Boeing has now moved an MD-90 to the site in Palmdale, California where it plans to modify the former passenger jet into NASA’s X-66A truss-braced-wing demonstrator aircraft.

The US manufacturer on 15 August flew the MD-90 from Victorville, California, where it had been stored and painted, to nearby Palmdale, a distance of only about 35nm (64km), Boeing said on 17 August.

Boeing is now gearing up to begin the process of equipping the airframe with the truss-braced wing.

Boeing's MD-90 (N931TB) for conversion to X-66A

Source: Boeing

MD-90 was ferried to Palmdale on 15 August for conversion

“Modification will begin soon, and ground and flight testing is expected to begin in 2028,” Boeing says.

The X-66A is part of NASA’s Sustainable Flight Demonstrator programme, an effort to study technologies that will improve aircraft efficiency.

Boeing plans to replace the MD-90’s low, swept wing with a longer wing mounted atop its fuselage and supported by trusses – a configuration it calls the Transonic Truss-Braced Wing (TTBW).

The long, thin wing will generate less drag than that of a typical airliner, potentially allowing an aircraft equipped with a truss-braced wing to cut fuel consumption by 10%, according to NASA.

“This marks an important step in the Sustainable Flight Demonstrator project, advances Boeing’s commitment to sustainability and brings us closer to testing and validating the TTBW design,” says Boeing chief technology officer Todd Citron.

McDonnell Douglas, acquired by Boeing in 1997, delivered the MD-90 (N931TB) new in 1995 to China Northern Airlines, which sold it to Delta in 2011, Cirium data shows. Boeing then bought the aircraft in 2020.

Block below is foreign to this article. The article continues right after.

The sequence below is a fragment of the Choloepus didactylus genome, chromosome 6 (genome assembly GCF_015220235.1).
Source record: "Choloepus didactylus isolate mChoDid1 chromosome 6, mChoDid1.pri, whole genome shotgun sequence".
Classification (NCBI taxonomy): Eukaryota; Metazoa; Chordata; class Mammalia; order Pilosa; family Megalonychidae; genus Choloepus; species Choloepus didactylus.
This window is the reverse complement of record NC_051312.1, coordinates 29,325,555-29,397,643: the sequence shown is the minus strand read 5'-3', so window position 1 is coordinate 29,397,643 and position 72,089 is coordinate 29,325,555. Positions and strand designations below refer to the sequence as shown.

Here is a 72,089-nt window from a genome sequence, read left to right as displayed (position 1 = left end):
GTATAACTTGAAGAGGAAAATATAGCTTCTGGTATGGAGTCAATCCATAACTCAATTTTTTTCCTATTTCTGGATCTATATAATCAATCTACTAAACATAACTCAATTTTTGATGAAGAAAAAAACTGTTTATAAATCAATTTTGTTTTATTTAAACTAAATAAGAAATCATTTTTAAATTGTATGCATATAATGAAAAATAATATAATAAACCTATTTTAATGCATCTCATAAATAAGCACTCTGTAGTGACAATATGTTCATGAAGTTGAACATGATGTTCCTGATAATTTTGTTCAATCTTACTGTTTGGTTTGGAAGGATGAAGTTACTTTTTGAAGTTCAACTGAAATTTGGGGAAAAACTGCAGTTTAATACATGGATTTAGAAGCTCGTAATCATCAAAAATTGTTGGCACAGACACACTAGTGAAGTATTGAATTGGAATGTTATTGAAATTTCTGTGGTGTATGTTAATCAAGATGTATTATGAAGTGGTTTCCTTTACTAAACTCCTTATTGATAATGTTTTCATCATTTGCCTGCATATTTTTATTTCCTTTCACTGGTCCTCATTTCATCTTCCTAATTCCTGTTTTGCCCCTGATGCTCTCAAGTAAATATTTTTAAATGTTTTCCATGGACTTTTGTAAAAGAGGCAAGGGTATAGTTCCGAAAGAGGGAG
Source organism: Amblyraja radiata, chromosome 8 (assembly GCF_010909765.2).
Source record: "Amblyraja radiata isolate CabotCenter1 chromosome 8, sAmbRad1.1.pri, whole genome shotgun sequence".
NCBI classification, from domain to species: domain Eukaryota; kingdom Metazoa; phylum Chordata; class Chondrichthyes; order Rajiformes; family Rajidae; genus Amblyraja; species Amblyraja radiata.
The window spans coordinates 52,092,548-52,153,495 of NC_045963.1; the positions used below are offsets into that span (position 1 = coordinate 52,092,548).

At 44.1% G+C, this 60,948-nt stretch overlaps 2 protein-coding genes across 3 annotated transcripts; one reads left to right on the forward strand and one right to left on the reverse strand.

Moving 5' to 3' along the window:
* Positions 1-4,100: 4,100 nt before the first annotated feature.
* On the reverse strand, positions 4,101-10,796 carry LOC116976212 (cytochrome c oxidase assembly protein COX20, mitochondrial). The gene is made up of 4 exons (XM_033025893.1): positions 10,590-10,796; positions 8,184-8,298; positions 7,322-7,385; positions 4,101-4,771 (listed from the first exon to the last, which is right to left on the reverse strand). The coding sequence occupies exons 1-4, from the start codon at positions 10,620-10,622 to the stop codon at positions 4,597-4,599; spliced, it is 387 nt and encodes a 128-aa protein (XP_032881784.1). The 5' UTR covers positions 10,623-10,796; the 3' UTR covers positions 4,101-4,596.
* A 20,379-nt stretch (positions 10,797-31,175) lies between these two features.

Boeing's MD-90 (N931TB) for conversion to X-66A, at Palmdale, California

Source: Boeing

Twinjet was originally delivered to China Northern Airlines in 1995

NASA and its partners plan to use the X-66A to evaluate the efficiency gains that truss-braced wings can deliver, building on previously completed windtunnel tests.

The X-66A will also be used to analyse other technologies to boost fuel efficiency, including engines able to operate at higher temperatures, and an open-rotor design being developed by CFM International under its Revolutionary Innovation for Sustainable Engines programme.

NASA estimates that truss-braced wings, engine advancements and other technologies could, when combined, reduce a narrowbody aircraft’s fuel burn by 30%.

It hopes aircraft manufacturers will incorporate such technologies into their next narrowbody jets, helping the industry slash carbon output. Boeing and Airbus are widely expected to bring new single-aisle jets to market in the 2030s.

Boeing is using two MD-90s for the X-66A project but intends to only modify one into the demonstrator.

Earlier this summer, Boeing ferried the other MD-90 to Palmdale. While the company does not specify that aircraft’s registration, Cirium data shows that a Boeing-owned example (N930TB) as located at the California airport.  

NASA's X-66A demonstrator

Source: Boeing

NASA intends to use the X-66A to evaluate the efficiency of truss-braced wings and other technologies

Boeing has for decades studied truss-braced wings. Although the longer wings generate less drag, they are not without challenges, notably a tendency to develop the dangerous condition of rapid vibrations and oscillations called flutter.

Several years ago, Boeing and NASA had thought a truss-braced-wing aircraft would fly at a speed of about Mach 0.745 – slower than today’s narrowbody jets, which fly at M0.78 to M0.82, according to the agency.

But the partners then bumped up the concept’s expected speed to M0.8. That change, disclosed by Boeing in 2019, followed completion of windtunnel tests and responded to the “desire by airlines, passengers and air traffic control” for more speed.

With the change, the partners started calling the design a “Transonic Truss-Braced Wing”. That is because, when flying at roughly M0.8, some air can accelerate around an aircraft’s airfoils to speeds meeting or exceeding M1.0, Boeing says. The transonic range is typically considered to be between roughly M.08 and M1.2.

“The flow can be very complex with local shock waves in areas where the local flow [over a wing] can accelerate to supersonic speeds even as the aircraft itself is not supersonic,” the agency adds.